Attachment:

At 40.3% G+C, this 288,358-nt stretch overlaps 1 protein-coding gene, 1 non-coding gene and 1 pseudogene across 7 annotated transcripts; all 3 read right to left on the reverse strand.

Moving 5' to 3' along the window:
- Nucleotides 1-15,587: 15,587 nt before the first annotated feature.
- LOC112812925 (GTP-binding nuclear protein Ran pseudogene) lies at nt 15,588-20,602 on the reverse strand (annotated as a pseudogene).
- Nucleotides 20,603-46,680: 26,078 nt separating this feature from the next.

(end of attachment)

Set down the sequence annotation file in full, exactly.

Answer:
At 40.3% G+C, this 288,358-nt stretch overlaps 1 protein-coding gene, 1 non-coding gene and 1 pseudogene across 7 annotated transcripts; all 3 read right to left on the reverse strand.

Moving 5' to 3' along the window:
- Nucleotides 1-15,587: 15,587 nt before the first annotated feature.
- LOC112812925 (GTP-binding nuclear protein Ran pseudogene) lies at nt 15,588-20,602 on the reverse strand (annotated as a pseudogene).
- Nucleotides 20,603-46,680: 26,078 nt separating this feature from the next.